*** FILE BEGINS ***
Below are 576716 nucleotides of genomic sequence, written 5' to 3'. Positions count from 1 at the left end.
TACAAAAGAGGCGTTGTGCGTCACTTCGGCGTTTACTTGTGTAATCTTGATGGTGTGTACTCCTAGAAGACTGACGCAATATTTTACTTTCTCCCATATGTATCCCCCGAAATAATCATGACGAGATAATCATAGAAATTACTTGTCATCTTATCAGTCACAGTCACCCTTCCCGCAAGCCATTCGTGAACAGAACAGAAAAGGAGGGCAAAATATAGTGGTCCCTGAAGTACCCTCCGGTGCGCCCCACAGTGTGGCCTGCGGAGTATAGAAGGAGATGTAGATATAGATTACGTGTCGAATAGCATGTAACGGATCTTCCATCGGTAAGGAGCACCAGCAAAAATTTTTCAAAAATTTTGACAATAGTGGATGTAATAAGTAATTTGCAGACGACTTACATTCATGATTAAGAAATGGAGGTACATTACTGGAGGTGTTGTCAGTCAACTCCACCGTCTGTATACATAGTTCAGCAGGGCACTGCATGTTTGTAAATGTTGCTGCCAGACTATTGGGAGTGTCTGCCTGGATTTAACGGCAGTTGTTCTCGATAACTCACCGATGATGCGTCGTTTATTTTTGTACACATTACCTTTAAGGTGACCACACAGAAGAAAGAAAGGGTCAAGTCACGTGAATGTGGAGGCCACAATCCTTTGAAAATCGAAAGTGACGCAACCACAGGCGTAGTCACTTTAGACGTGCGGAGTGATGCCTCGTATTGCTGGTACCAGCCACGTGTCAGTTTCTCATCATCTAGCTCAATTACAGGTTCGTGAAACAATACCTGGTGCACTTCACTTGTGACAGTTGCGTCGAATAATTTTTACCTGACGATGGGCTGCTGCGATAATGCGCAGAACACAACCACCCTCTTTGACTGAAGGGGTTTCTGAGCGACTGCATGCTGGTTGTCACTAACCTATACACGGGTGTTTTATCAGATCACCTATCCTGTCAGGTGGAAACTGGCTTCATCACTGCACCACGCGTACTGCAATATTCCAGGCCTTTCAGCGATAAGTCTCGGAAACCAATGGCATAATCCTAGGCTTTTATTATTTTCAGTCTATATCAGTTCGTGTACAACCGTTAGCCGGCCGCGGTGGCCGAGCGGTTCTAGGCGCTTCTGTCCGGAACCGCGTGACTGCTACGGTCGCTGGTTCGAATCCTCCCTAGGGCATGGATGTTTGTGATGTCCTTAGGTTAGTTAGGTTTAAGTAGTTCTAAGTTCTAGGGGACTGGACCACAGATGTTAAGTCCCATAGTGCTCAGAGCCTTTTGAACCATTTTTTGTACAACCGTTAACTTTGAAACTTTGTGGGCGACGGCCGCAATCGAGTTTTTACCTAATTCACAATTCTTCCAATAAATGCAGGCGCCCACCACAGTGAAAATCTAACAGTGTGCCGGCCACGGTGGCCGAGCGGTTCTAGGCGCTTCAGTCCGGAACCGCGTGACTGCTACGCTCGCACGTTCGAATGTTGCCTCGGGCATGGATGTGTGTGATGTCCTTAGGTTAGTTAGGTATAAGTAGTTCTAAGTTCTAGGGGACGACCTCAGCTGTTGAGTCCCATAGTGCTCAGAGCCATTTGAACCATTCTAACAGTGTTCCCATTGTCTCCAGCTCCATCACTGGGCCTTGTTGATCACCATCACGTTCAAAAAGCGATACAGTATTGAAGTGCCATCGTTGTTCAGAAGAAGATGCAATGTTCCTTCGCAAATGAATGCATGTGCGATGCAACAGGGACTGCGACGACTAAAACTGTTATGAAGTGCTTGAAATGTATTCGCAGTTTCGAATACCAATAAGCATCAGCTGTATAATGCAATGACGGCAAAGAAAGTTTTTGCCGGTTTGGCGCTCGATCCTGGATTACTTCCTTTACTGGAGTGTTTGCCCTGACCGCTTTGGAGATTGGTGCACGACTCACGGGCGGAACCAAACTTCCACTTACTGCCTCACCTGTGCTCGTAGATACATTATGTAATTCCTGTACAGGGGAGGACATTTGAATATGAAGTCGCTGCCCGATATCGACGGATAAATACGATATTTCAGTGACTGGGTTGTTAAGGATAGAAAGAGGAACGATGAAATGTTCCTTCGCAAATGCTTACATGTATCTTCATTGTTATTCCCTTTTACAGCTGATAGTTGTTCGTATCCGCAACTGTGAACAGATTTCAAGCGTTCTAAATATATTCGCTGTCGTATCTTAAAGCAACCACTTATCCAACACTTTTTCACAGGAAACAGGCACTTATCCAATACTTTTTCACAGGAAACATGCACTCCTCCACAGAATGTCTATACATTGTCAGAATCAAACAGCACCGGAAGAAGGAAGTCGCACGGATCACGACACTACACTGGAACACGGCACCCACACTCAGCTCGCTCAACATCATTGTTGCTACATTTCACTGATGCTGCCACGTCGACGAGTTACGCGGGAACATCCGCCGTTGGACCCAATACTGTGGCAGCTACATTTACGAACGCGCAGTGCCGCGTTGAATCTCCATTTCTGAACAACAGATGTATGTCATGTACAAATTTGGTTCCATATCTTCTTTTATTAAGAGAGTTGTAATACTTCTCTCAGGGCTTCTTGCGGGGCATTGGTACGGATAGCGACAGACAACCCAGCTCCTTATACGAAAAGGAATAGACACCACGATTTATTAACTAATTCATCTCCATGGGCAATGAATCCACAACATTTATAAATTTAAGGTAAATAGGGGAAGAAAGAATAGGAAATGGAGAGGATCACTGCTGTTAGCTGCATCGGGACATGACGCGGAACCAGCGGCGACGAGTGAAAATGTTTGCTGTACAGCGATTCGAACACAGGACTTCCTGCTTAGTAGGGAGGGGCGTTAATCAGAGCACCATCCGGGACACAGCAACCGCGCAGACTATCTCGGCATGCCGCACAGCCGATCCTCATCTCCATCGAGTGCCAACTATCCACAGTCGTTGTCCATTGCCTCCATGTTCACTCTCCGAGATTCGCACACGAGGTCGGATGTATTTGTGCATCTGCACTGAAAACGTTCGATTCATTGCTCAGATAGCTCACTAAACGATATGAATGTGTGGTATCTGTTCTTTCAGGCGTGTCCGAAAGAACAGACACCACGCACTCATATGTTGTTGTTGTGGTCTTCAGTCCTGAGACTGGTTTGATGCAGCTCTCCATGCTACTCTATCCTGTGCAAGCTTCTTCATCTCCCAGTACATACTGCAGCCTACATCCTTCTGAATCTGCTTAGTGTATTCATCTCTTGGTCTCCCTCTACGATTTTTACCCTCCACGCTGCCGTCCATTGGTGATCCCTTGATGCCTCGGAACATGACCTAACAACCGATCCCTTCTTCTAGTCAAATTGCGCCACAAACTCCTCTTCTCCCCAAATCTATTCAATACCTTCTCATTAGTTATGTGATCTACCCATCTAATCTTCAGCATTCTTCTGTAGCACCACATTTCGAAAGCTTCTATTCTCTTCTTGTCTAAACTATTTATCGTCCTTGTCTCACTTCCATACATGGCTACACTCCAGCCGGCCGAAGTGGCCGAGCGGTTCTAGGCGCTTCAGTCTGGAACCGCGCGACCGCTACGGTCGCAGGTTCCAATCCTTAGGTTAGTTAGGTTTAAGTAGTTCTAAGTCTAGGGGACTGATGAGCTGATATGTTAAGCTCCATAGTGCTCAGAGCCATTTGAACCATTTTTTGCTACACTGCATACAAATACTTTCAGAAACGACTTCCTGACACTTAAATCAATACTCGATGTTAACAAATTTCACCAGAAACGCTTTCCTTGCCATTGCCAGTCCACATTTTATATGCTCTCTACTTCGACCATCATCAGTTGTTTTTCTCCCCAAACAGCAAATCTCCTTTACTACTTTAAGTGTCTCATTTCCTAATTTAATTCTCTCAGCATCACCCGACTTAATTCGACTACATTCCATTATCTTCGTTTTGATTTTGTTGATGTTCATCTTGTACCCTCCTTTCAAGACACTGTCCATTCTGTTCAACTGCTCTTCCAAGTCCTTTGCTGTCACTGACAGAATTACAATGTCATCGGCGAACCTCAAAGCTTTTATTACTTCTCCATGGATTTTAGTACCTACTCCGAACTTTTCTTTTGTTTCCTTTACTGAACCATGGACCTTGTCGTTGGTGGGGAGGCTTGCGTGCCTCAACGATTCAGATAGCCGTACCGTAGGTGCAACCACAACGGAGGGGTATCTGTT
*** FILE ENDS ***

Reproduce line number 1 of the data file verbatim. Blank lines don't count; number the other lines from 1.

Below are 576716 nucleotides of genomic sequence, written 5' to 3'. Positions count from 1 at the left end.